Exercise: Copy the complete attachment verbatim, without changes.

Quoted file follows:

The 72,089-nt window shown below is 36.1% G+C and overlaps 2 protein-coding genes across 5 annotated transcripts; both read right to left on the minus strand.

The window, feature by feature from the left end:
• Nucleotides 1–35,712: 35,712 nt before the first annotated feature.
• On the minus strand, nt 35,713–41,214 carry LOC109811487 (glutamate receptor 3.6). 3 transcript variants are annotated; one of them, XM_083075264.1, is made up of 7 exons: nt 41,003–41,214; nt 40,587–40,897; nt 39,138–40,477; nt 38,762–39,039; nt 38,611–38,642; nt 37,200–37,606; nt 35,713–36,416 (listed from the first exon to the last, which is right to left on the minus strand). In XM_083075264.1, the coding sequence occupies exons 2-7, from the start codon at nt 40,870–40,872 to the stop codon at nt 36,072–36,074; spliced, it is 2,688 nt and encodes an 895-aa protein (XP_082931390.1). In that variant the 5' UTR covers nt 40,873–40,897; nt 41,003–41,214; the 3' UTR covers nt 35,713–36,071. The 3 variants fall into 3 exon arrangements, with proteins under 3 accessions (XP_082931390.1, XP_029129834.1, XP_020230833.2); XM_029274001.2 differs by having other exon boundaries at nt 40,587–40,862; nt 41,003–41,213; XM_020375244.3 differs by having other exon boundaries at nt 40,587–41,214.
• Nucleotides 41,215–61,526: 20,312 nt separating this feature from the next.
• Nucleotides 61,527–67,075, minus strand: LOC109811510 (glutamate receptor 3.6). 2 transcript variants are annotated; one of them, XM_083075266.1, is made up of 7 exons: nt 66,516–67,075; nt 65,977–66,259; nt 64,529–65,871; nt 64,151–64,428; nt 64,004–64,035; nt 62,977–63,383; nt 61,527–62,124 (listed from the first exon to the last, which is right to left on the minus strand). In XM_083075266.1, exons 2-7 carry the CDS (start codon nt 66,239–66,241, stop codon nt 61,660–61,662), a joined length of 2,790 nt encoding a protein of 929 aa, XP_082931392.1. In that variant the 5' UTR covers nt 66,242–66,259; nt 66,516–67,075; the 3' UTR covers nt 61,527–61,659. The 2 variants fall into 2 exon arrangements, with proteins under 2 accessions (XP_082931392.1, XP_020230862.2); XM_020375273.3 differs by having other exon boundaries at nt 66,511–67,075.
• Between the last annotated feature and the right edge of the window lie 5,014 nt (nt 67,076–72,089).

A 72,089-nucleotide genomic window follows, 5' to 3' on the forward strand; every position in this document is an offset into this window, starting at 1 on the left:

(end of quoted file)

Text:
The 72,089-nt window shown below is 36.1% G+C and overlaps 2 protein-coding genes across 5 annotated transcripts; both read right to left on the minus strand.

The window, feature by feature from the left end:
• Nucleotides 1–35,712: 35,712 nt before the first annotated feature.
• On the minus strand, nt 35,713–41,214 carry LOC109811487 (glutamate receptor 3.6). 3 transcript variants are annotated; one of them, XM_083075264.1, is made up of 7 exons: nt 41,003–41,214; nt 40,587–40,897; nt 39,138–40,477; nt 38,762–39,039; nt 38,611–38,642; nt 37,200–37,606; nt 35,713–36,416 (listed from the first exon to the last, which is right to left on the minus strand). In XM_083075264.1, the coding sequence occupies exons 2-7, from the start codon at nt 40,870–40,872 to the stop codon at nt 36,072–36,074; spliced, it is 2,688 nt and encodes an 895-aa protein (XP_082931390.1). In that variant the 5' UTR covers nt 40,873–40,897; nt 41,003–41,214; the 3' UTR covers nt 35,713–36,071. The 3 variants fall into 3 exon arrangements, with proteins under 3 accessions (XP_082931390.1, XP_029129834.1, XP_020230833.2); XM_029274001.2 differs by having other exon boundaries at nt 40,587–40,862; nt 41,003–41,213; XM_020375244.3 differs by having other exon boundaries at nt 40,587–41,214.
• Nucleotides 41,215–61,526: 20,312 nt separating this feature from the next.
• Nucleotides 61,527–67,075, minus strand: LOC109811510 (glutamate receptor 3.6). 2 transcript variants are annotated; one of them, XM_083075266.1, is made up of 7 exons: nt 66,516–67,075; nt 65,977–66,259; nt 64,529–65,871; nt 64,151–64,428; nt 64,004–64,035; nt 62,977–63,383; nt 61,527–62,124 (listed from the first exon to the last, which is right to left on the minus strand). In XM_083075266.1, exons 2-7 carry the CDS (start codon nt 66,239–66,241, stop codon nt 61,660–61,662), a joined length of 2,790 nt encoding a protein of 929 aa, XP_082931392.1. In that variant the 5' UTR covers nt 66,242–66,259; nt 66,516–67,075; the 3' UTR covers nt 61,527–61,659. The 2 variants fall into 2 exon arrangements, with proteins under 2 accessions (XP_082931392.1, XP_020230862.2); XM_020375273.3 differs by having other exon boundaries at nt 66,511–67,075.
• Between the last annotated feature and the right edge of the window lie 5,014 nt (nt 67,076–72,089).

A 72,089-nucleotide genomic window follows, 5' to 3' on the forward strand; every position in this document is an offset into this window, starting at 1 on the left: